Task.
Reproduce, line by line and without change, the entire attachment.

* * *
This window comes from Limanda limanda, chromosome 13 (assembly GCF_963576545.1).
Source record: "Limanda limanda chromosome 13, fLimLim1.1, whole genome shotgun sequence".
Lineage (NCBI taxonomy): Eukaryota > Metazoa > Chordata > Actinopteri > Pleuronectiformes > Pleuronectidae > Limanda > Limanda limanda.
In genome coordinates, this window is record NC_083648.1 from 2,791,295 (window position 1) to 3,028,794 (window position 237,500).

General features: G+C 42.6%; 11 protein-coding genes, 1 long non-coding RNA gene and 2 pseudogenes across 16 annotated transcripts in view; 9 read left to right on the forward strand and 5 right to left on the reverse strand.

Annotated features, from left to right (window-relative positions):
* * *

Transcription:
This window comes from Limanda limanda, chromosome 13 (assembly GCF_963576545.1).
Source record: "Limanda limanda chromosome 13, fLimLim1.1, whole genome shotgun sequence".
Lineage (NCBI taxonomy): Eukaryota > Metazoa > Chordata > Actinopteri > Pleuronectiformes > Pleuronectidae > Limanda > Limanda limanda.
In genome coordinates, this window is record NC_083648.1 from 2,791,295 (window position 1) to 3,028,794 (window position 237,500).

General features: G+C 42.6%; 11 protein-coding genes, 1 long non-coding RNA gene and 2 pseudogenes across 16 annotated transcripts in view; 9 read left to right on the forward strand and 5 right to left on the reverse strand.

Annotated features, from left to right (window-relative positions):